Security Testing Tips: Learn programming to build a strong report

Security Testing Tips
Security Testing Tips

If you think that one must learn programming to do security testing, I wouldn’t agree with it. However, programming knowledge surely adds value in writing exploits for the vulnerabilities that you have found. One skill is finding the vulnerability, but the other one is making others believe that it is really a lethal vulnerability which will help them decide its priority for fixing. Now, most of the security test team do not know to code or they don’t want to learn. That’s fair enough as it depends on the interest and their passion could be finding vulnerabilities and not writing exploits. But, the good news is; the gap can be filled by hiring (experienced) developers who could understand the vulnerability and write exploit to develop a strong report which would convince stakeholders about its severity in order to take it for fixing.

Case study
Let us say there is a cross site scripting vulnerability, now as a security tester you may just go to the bug tracker and report it. However, what if the developer or stakeholder wants to understand the effects of it? What if the developer asks, “Why do you think we should fix this?” May be you will end up in saying, “Oh, its categorized under OWASP Top 10 Attacks” which would not make sense in the given context to the developer or stakeholder. It is like using OWASP Top 10 as jargon, but it is useless sometimes or most of the times.

So the question is what to do? For example: Let us say, you found XSS vulnerability in a messaging system inside a social network. Now, what you can do is; you can embed a javascript which will steal a cookie and store it on your server and to do this, you need to write a simple javascript. Now, lets speak about much more lethal exploit where you could embed a malicious javascript in a message to admin and the javascript will contain a piece of code (Preferably AJAX) which will delete all the users from the system without the knowledge of the admin because once the admin opens the message the XSS attack is performed where AJAX code runs and deletes all the users in stealth mode and is not seen on the user interface.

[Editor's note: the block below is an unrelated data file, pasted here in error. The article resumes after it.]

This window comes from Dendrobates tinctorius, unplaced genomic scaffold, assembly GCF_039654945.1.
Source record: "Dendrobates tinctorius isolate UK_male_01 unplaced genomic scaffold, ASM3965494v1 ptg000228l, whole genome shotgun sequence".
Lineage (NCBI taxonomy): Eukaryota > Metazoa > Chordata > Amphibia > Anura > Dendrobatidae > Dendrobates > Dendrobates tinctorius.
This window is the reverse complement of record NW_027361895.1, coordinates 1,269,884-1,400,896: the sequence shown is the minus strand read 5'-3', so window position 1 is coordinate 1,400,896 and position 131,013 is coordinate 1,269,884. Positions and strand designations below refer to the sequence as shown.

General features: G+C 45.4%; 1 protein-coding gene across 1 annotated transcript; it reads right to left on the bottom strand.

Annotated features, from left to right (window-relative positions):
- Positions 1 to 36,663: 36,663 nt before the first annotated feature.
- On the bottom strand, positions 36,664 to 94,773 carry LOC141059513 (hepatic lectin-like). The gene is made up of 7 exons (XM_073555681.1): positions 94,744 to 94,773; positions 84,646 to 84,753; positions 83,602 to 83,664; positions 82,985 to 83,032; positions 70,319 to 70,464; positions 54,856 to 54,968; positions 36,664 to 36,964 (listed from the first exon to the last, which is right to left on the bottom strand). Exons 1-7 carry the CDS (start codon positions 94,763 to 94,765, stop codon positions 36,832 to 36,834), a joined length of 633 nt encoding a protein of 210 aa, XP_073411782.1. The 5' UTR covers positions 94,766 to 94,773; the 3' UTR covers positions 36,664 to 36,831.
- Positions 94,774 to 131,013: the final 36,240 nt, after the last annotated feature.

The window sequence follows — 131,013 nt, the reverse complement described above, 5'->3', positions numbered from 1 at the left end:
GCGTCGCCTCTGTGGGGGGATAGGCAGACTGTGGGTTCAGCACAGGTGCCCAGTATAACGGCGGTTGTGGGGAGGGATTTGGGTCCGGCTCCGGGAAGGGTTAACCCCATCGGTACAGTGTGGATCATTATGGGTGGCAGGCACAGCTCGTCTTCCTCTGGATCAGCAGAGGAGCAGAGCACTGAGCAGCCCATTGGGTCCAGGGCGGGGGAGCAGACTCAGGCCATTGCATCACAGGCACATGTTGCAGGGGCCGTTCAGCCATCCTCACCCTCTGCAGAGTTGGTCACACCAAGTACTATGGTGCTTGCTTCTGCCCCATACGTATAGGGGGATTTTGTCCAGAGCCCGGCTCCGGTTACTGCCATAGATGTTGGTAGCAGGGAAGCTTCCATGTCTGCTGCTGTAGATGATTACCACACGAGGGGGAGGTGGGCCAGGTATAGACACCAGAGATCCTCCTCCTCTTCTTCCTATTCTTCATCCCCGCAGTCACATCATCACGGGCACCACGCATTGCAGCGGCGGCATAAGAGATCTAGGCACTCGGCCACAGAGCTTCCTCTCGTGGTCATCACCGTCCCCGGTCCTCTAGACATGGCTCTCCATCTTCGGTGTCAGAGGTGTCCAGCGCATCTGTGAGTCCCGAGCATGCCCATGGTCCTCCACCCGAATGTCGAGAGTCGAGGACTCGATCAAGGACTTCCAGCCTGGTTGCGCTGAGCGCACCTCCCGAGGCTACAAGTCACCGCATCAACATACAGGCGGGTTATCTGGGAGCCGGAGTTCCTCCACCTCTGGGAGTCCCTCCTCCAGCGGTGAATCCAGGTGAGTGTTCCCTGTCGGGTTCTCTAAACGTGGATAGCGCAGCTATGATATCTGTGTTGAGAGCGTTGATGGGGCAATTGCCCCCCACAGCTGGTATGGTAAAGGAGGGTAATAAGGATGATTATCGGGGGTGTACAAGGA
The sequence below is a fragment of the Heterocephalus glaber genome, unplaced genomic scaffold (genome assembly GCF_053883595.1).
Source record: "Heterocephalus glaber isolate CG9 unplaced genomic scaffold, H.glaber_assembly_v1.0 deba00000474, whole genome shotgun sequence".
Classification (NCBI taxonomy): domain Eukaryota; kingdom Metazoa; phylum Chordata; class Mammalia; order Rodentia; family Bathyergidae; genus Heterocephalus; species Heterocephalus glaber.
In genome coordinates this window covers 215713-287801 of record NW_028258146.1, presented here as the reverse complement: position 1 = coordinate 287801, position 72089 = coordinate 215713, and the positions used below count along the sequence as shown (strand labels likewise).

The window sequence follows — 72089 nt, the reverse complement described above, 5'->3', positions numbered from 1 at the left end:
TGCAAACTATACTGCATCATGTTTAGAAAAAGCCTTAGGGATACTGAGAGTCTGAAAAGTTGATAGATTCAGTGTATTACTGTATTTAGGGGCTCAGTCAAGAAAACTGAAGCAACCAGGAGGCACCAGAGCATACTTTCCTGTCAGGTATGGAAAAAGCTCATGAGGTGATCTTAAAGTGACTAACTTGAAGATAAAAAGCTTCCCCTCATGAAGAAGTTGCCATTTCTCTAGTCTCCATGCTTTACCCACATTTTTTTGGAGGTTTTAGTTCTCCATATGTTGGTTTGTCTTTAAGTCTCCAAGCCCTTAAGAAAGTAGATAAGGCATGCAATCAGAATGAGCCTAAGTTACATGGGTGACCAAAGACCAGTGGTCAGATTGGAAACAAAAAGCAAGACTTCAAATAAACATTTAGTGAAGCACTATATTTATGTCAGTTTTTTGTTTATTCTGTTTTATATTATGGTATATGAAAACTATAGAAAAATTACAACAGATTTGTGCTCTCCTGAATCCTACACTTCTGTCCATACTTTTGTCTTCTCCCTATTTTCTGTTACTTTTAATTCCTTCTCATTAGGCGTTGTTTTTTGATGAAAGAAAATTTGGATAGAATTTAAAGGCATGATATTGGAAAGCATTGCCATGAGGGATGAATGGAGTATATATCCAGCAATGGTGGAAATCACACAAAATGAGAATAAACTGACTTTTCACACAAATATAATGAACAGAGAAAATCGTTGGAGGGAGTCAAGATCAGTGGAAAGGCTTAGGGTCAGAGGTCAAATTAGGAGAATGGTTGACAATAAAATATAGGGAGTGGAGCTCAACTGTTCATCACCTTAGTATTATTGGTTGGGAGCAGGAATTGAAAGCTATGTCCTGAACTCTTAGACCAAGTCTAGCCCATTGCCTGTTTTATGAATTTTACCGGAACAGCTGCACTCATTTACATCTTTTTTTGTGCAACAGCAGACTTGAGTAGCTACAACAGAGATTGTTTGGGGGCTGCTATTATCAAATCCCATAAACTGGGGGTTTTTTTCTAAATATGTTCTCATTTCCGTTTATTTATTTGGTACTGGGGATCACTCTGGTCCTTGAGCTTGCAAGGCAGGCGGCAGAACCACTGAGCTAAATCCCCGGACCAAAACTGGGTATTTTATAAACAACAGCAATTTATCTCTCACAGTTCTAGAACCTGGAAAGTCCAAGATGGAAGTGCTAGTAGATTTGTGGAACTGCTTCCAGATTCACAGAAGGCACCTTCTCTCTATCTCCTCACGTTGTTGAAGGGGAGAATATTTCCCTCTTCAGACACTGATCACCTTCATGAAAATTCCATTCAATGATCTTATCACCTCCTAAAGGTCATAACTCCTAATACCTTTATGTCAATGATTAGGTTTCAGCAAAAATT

Now, lets compare two things here — You just reported a vulnerability in bug tracker mentioning XSS in messaging system and the response from the developer or any other team member was “Okay, we will fix it”. Now, lets say you report it by taking a video of the exploit written where all users are deleted by admin without his / her knowledge and the malicious javascript was sent by a regular user who is not an admin. For this, you receive response as “Holy shit! We got to fix this as soon as possible”.

I leave the decision to you. If you are interested, you can practice programming in order to write cool exploits to help your stakeholders or developers understand the severity of the vulnerability. Or else if you are a hiring manager, how about hiring a dedicated team member in security testing who could write exploits for the vulnerabilities found by security test team.

Before I finish, I would love to say something; every profession or every activity is a mind-set and a skill-set. So is programming and testing. Choose your cup of tea / coffee / anything.

Santhosh TuppadSecurity Testing TipsSecurity Testing TipsSecurity Testing Tips: Learn programming to build a strong report If you think that one must learn programming to do security testing, I wouldn’t agree with it. However, programming knowledge surely adds value in writing exploits for the vulnerabilities that you have found. One skill is finding the vulnerability, but the...
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Santhosh Tuppad is the Cofounder & Software Tester of Moolya Software Testing Private Limited (www.moolya.com). He also won the uTest Top Tester of the Year 2010 apart from winning several testing competitions from uTest and Zappers. Santhosh specializes in exploratory testing approach and his core interests are security, usability and accessibility amidst other quality criteria. Santhosh loves writing and he has a blog http://tuppad.com/blog. He has also authored several articles and crash courses in the past. He attends conferences and confers with testers he meets. Santhosh is known for his skills in testing and you should get in touch with him if you are passionate about testing.